This is my refined take on a classic Greek Milk Pie. I created it last summer when I was in Greece back at my family home on the island of Kefalonia where we have apricot trees in the garden. I had fun experimenting with the harvest and made lots of apricot ‘membrillo’ to go with our cheese course at the restaurant along with this creation. The dessert is simple to make but has a wow-factor – give it a go!

Serves 3-4


• 6 filo pastry sheets 7cm by 7 cm
• 6 filo pastry sheets 6cm by 6 cm
• 6 filo pastry sheets 5cm by 5 cm
• 6 filo pastry sheets 4cm by 4 cm
• 3 tbsp melted butter
• 3 fresh and ripe apricots - cut in half, stones removed and then cut into wedges about 1cm thick
For the cream filling:
• 300ml milk
• 130g sugar
• 60g fine semolina
• 2 whole eggs
• 1 tbsp butter
• 1/5 vanilla pod (seeded scraped) or 2 drops of vanilla essence
For the lavender syrup:
• 50 ml water
• 50 g sugar
• 1 teaspoon lemon juice
• 2 sprigs of lavender


• Preheat your oven to 180°C
• Start with the filo pastry which you have already cut into different sized squares. Butter each piece and stack each same-sized piece together so you have 6 piles, all different sizes. This will create an impressive tower shape when you serve your dessert.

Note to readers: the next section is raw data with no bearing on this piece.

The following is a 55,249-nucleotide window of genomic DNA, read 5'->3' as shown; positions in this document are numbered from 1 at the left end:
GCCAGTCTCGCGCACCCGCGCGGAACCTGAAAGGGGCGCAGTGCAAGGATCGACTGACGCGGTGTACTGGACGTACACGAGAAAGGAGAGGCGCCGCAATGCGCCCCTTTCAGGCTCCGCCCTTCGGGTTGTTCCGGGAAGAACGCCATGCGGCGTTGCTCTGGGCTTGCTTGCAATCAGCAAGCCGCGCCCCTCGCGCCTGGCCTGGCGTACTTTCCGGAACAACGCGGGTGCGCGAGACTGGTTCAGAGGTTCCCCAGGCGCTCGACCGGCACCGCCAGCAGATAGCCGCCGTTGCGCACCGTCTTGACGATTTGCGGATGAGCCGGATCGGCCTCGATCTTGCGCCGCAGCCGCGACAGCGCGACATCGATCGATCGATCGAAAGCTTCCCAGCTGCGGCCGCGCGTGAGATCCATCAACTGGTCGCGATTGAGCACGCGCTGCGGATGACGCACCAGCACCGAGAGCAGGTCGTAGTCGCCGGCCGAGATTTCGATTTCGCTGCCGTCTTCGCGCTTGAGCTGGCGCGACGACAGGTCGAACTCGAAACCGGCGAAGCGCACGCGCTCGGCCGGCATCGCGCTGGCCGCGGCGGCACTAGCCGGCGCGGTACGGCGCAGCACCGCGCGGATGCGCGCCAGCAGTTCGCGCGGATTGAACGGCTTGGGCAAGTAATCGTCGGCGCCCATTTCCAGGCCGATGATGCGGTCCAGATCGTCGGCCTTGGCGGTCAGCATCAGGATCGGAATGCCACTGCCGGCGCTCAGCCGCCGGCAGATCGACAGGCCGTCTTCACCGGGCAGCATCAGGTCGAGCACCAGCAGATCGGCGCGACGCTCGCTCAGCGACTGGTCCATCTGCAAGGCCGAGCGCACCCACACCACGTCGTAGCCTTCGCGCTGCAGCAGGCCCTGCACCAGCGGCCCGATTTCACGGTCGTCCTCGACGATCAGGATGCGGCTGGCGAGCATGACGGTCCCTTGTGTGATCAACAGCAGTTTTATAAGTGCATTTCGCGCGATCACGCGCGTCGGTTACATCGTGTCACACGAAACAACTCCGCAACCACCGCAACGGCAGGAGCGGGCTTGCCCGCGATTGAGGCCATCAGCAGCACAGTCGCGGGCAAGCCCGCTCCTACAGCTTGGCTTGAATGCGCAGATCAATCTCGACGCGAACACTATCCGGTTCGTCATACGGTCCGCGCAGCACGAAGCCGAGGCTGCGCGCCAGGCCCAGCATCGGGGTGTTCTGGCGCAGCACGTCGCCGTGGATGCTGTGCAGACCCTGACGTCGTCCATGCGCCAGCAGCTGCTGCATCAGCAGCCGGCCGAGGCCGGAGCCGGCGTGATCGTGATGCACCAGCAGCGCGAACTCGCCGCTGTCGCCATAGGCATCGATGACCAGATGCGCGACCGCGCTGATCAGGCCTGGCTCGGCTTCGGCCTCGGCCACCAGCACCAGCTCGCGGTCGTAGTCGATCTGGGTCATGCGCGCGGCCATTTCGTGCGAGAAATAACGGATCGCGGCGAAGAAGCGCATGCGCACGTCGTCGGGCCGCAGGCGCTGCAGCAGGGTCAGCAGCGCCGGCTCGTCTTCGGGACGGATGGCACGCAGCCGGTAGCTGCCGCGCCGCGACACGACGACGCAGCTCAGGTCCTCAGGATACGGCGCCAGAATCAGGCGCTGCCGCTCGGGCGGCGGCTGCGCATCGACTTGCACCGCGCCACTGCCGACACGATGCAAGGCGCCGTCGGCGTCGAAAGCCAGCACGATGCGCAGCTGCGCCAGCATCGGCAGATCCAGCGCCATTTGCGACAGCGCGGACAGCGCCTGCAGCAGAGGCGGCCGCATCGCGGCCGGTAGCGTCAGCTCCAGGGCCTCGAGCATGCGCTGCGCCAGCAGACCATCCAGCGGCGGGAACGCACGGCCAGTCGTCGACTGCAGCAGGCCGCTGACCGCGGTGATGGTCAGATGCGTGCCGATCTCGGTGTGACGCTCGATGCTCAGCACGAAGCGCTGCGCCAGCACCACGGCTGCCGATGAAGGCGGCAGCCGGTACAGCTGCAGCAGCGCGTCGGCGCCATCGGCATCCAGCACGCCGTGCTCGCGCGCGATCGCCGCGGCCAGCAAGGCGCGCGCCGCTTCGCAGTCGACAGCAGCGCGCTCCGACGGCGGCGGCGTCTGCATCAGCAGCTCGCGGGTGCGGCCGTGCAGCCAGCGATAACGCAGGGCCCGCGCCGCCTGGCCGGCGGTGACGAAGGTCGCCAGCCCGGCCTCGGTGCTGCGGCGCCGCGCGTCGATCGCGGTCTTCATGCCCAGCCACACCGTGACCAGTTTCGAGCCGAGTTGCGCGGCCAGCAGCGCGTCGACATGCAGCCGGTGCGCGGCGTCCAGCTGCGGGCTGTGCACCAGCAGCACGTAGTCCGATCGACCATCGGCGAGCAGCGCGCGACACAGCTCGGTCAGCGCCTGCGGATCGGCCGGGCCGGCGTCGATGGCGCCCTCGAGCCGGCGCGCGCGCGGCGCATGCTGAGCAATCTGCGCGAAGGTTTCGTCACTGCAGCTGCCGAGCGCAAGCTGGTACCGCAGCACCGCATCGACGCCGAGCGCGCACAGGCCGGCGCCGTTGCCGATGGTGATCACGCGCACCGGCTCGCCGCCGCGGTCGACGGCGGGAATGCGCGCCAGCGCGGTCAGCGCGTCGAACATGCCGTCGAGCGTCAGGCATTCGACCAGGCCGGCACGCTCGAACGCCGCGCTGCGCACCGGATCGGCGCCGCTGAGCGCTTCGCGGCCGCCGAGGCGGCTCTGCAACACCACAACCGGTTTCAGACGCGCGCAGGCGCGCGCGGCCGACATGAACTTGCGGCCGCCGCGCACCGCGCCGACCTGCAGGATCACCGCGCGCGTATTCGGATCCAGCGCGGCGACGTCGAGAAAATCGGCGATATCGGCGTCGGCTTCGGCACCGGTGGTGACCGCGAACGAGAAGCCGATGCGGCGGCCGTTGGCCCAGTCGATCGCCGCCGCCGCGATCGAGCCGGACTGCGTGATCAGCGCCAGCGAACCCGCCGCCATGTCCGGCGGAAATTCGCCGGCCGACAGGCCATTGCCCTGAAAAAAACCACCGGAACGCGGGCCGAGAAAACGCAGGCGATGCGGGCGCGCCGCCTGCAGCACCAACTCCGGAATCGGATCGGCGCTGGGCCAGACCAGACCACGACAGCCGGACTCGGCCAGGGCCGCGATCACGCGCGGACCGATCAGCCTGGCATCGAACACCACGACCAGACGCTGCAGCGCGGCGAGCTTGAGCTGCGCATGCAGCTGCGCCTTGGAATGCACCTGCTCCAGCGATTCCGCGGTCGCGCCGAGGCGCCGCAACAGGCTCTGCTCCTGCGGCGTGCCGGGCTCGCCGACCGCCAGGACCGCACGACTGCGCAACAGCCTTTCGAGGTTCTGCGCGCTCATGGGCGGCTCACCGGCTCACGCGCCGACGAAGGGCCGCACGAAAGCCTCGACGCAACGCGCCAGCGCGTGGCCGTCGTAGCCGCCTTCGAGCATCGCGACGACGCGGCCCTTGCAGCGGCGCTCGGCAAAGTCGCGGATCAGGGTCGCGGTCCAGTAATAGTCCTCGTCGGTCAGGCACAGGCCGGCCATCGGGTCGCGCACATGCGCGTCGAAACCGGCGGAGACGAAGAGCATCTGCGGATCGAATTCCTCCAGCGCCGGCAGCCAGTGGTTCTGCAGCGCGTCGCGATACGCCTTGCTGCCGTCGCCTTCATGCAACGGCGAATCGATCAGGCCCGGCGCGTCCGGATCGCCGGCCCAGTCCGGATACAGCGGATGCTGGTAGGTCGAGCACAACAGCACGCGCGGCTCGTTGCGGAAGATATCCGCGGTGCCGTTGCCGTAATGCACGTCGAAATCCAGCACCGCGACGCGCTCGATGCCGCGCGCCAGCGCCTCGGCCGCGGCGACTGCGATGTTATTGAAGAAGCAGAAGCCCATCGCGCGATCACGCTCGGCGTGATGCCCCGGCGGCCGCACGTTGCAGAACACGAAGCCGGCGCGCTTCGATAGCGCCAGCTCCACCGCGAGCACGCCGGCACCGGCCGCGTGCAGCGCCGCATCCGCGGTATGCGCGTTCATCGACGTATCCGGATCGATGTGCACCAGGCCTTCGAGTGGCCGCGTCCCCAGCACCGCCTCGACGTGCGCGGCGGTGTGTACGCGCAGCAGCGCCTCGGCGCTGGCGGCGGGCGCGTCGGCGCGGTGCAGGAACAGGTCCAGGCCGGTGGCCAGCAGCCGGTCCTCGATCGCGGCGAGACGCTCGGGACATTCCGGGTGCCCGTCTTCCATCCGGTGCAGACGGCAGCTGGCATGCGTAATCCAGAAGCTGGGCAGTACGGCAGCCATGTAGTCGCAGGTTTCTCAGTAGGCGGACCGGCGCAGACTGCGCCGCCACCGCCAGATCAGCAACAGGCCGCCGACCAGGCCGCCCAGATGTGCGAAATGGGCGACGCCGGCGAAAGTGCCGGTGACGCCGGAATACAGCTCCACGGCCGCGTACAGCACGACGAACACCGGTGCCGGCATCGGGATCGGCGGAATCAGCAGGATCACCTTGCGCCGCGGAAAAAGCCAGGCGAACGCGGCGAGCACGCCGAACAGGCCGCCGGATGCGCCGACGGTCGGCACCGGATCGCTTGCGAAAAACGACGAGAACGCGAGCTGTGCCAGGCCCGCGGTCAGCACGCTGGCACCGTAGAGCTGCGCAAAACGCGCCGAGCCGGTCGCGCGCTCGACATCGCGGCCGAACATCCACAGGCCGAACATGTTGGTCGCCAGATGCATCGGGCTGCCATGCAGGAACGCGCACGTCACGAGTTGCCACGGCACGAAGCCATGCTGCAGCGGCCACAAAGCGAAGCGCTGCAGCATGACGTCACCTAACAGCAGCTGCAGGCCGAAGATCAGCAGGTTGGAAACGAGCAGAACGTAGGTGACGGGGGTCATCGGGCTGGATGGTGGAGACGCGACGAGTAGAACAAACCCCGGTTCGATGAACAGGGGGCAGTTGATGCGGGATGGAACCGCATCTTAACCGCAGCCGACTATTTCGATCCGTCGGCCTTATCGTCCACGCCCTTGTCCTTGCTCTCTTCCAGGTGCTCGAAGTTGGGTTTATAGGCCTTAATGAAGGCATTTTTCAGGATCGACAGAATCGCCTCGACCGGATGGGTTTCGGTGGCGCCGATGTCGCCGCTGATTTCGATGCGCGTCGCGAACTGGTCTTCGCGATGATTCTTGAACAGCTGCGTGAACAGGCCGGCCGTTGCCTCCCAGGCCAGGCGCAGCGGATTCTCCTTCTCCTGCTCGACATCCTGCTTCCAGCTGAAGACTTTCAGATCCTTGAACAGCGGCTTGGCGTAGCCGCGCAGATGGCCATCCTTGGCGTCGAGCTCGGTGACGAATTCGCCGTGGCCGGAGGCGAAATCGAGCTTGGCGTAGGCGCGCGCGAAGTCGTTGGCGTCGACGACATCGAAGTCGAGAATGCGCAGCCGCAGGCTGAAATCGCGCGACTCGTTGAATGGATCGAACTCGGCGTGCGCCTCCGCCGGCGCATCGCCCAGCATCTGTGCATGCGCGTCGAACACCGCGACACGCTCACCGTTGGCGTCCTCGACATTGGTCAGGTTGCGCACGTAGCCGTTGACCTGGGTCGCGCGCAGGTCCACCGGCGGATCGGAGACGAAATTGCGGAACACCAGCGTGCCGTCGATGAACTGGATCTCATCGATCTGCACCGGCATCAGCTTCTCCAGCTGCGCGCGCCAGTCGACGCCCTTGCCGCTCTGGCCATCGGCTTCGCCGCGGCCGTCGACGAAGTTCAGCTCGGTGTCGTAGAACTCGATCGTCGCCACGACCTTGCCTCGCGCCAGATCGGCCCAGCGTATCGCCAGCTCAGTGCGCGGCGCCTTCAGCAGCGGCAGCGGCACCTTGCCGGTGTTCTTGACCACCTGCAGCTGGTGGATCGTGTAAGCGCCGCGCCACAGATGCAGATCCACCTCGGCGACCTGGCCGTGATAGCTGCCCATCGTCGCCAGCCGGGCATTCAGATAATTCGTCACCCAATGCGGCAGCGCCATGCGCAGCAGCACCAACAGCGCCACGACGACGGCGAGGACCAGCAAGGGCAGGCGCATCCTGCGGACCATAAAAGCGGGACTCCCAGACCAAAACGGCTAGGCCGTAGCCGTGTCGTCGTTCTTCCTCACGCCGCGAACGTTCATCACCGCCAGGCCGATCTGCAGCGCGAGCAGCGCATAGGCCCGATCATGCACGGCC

• Place the filo piles onto a baking tray, lined with greaseproof paper, and bake for 15 minutes until golden brown
• Meanwhile make your lavender syrup by adding all of the ingredients into a pan and bringing to a boil, before taking off the heat. Remove the sprigs of lavender.
• Over a wire rack, pour the hot syrup over the hot cooked filo pastry and leave to cool until the pastry dries out and is crispy.
• Bring the milk to the boil and add the semolina, whisk constantly until it boils and thickens.
• In a separate bowl, whisk the eggs with the sugar and the vanilla. Take the milk mix off the heat and allow to cool slightly. When still warm, but not scorching, slowly start adding the milk mixtures to your bowl whilst whisking constantly. Add the butter and mix until it’s all emulsified.
• Leave the mixture to cool down but mix it every 5 minutes so it will not have a crust on top, then cover with clingfilm and place in the fridge for around an hour to set completely.
• When set, remove from the fridge and whisk for a minute before transferring to a piping bag.
• To serve, place the biggest piece of filo onto a serving dish. Pipe on a circle of cream, leaving space around the edge. Repeat until you’ve finished up all of the filo and you have a tower shape. Place the wedges of apricot into the layers of filo and cream. Serve immediately.

Apricot Tart with Almond and Hazelnut Crust

Lucy Carr-Ellison and Jemima Jones, Co Founders of Wild by Tart


• 150g chocolate hobnobs
• 100g almonds, toasted
• 100g hazelnuts, toasted
• 150g butter
• 1 tsp sea salt
• 500g apricots, quartered
• 50g butter, cut into small cubes
• 1 tbsp demerara sugar
• bunch of thyme
• ½ glass of masala or white wine